Photo by Victor Consaga


This popular dessert item is a dark-colored baked cake that contains chocolate as the main flavoring ingredient.  Often coated with sugar frosting or icing, the chocolate cake is presented as a sheet cake or a layered round cake, and decorated to suit the occasion.



Chocolate cake is a dessert item that is often served at gatherings such as birthday parties and weddings.  Like many dessert cakes and pastries (postri) enjoyed in Guam, chocolate cake in its present incarnation probably appeared with the arrival of Americans to the island in the early part of the 20th century.  Indeed, recipes for chocolate cake were printed in early editions of the Guam Recorder, such as those belonging to Mrs. HA Nagle, a graduate of the Mrs. Barber Cooking School in Philadelphia and an instructor of domestic science classes at the Guam Department of Education.

Cakes were classified in the traditional CHamoru food category of postri, which included dessert cakes, sweet rolls and pastries.  It is unclear if chocolate cake was consumed during the Spanish era (17th through 19th centuries), although the Spanish did introduce chocolate sweets, chocolate drinks, and pastries to the CHamoru people.  The Spanish also introduced the cultivation of cacao, the plant from which chocolate is derived.  Although never grown into an agricultural or commercial industry, cacao plants remained on Rota (Luta), an island north of Guam and part of the Mariana Islands) even after World War II.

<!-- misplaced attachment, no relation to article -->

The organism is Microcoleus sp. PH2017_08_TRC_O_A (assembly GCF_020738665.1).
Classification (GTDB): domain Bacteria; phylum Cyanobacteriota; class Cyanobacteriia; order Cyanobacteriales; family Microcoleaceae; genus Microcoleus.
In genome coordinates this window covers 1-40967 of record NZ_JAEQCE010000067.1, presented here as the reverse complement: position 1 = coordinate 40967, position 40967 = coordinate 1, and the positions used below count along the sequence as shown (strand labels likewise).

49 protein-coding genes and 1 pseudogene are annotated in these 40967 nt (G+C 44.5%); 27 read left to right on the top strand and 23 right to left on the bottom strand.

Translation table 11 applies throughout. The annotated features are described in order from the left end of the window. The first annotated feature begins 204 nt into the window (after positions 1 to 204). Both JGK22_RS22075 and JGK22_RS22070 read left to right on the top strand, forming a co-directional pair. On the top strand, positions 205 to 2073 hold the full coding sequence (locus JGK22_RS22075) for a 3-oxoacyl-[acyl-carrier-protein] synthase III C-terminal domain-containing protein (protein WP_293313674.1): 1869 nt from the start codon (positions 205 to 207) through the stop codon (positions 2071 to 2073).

Although many families today choose to purchase chocolate cake from local bakeries or use a prepared cake mix, others choose to bake their own cakes from scratch.


The ingredients for chocolate cake vary with recipes, but essential components are eggs, flour, sugar, cocoa powder, butter or oil, salt and baking soda.   Most of these ingredients obviously are imported food items to the Marianas.  Different frostings can be used to cover the cake, and other items may be added to enhance flavors and textures, such as nuts, coffee, coconut or other fruits. Indeed, chocolate cake is one of the most versatile items on the fiesta dessert table and a nice way to close out a festive meal.

Placement on table

Chocolate cake is placed with the desserts at the end of the table, but dishes classified as desserts are most commonly placed on a separate table.

By Dominica Tolentino


Devil’s Food Recipe

Part one:

  • 1 cup of brown sugar
  • 1 cup of grated chocolate
  • 1/2 cup of sweet milk

Part two:

  • 1 cup brown sugar
  • 1/2 cup sweet milk
  • 3 egg yolks
  • 2 cups flour
  • 2 teaspoonfuls of baking powder

Put part one on the stove and let it come to a boil.  Cool and mix with part two.  Layer with vanilla.  Bake in three layers and put together with white icing.

* Recipe from “Recipes and Domestic Science Hints” by Mrs. Nagle in The Guam Recorder, Volume II, December 1925, p. 284.

Little Chocolate Cakes

  • 2 tablespoons of butter
  • 1 cup of sugar
  • ½ cup of water
  • 1-1/2 cups of flour
  • 1 pinch of salt
  • 1 tablespoon of vanilla

Put ingredients together with butter as for cake.  Bake in round pans in moderate oven.

* Recipe from Little Chocolate Cakes by Mrs. Nagle in The Guam Recorder, Volume III; September 1926, p. 163.